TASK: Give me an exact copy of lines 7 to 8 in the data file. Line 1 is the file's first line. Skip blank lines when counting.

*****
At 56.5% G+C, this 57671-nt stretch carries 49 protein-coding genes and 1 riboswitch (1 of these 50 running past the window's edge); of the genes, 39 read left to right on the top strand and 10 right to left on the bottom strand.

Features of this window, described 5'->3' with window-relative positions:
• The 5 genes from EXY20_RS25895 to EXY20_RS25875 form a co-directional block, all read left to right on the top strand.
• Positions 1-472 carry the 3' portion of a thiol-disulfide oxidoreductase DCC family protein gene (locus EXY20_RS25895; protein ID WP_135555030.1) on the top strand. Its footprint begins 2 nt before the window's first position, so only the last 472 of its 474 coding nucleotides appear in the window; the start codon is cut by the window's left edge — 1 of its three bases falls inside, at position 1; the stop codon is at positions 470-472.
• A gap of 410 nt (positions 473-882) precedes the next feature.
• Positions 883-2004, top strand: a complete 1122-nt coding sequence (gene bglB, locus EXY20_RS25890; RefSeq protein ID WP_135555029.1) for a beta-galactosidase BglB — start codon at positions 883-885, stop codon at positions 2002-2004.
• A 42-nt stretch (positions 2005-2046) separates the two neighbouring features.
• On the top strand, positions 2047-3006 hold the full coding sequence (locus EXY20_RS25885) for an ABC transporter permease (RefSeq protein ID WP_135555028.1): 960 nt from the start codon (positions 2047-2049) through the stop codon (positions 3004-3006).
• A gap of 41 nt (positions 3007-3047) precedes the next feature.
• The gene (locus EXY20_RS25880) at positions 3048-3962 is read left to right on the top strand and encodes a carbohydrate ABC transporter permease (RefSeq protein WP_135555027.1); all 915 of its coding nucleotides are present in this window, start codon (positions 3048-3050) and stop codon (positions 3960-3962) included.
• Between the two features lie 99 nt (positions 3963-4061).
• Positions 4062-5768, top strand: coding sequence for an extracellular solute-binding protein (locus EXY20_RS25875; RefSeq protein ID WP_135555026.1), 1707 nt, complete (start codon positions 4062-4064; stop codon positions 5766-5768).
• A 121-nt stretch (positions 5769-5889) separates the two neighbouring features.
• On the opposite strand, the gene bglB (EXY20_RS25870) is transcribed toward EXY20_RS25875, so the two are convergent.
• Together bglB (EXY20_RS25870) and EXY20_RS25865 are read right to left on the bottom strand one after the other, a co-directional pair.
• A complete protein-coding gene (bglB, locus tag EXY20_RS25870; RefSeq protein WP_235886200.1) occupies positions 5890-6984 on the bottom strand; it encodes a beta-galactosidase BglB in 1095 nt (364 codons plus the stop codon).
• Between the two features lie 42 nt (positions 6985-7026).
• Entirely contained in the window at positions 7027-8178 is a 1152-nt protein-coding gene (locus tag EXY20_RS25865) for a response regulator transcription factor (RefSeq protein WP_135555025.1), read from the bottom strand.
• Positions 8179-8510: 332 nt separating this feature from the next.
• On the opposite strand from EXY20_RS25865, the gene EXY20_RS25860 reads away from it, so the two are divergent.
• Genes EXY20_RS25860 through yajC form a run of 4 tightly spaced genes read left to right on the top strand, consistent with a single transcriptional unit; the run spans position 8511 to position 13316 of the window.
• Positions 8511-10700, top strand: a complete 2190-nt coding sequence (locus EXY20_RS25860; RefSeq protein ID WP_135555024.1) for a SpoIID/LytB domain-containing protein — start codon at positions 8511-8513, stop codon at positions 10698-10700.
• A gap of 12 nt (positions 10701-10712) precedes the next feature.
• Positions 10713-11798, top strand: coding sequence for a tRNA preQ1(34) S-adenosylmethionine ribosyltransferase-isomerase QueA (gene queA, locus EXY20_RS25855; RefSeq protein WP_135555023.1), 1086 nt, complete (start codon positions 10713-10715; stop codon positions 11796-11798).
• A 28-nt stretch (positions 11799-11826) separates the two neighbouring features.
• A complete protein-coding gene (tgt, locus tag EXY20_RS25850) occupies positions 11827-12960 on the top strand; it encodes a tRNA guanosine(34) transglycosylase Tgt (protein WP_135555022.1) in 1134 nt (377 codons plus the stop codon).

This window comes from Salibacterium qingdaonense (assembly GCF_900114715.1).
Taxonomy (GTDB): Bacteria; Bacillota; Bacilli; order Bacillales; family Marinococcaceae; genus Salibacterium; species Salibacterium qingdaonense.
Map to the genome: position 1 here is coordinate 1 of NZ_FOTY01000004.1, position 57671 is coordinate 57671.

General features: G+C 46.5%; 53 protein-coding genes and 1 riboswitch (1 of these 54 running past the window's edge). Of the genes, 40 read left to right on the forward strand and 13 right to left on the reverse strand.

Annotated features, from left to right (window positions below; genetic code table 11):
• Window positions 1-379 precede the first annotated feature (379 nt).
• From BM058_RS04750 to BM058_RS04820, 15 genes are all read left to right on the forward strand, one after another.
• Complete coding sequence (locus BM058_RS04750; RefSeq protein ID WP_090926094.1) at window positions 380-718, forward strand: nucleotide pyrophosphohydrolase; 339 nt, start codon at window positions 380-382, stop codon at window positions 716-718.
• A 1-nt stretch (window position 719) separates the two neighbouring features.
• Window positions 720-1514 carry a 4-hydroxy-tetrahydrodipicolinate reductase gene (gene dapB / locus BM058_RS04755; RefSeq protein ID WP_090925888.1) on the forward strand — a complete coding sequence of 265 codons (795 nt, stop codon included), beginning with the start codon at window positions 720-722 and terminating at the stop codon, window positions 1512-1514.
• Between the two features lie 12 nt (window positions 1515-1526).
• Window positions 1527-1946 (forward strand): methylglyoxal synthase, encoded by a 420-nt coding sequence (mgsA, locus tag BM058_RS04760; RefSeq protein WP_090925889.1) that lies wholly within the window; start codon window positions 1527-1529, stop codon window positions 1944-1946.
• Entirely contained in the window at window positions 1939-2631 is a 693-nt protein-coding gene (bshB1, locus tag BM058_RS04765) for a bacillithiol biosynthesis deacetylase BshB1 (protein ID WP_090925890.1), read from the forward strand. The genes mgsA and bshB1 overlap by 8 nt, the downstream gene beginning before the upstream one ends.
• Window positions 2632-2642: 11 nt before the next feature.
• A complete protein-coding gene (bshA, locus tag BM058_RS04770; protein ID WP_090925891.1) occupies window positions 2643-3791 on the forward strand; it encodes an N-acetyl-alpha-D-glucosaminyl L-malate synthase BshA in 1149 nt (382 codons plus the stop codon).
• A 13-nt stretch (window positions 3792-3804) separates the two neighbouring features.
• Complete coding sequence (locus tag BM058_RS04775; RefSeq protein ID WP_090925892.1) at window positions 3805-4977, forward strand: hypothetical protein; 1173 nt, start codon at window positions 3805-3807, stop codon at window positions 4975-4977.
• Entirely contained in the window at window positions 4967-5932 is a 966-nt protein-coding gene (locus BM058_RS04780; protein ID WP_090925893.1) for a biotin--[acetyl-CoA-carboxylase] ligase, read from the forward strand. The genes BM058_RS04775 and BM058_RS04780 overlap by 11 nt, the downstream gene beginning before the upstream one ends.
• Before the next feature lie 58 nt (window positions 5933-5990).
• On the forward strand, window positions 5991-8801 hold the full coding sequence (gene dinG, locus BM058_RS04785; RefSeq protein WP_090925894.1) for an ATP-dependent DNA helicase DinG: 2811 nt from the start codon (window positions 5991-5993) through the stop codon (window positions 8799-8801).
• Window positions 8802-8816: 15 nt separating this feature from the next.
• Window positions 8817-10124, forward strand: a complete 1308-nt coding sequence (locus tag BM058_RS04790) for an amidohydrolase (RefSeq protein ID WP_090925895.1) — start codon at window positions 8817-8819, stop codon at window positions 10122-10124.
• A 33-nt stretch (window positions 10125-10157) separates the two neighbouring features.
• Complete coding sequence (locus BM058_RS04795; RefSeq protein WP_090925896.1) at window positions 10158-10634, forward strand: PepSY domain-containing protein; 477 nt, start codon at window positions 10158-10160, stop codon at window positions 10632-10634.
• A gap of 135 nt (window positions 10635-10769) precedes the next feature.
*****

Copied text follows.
• A 42-nt stretch (positions 2005-2046) separates the two neighbouring features.
• On the top strand, positions 2047-3006 hold the full coding sequence (locus EXY20_RS25885) for an ABC transporter permease (RefSeq protein ID WP_135555028.1): 960 nt from the start codon (positions 2047-2049) through the stop codon (positions 3004-3006).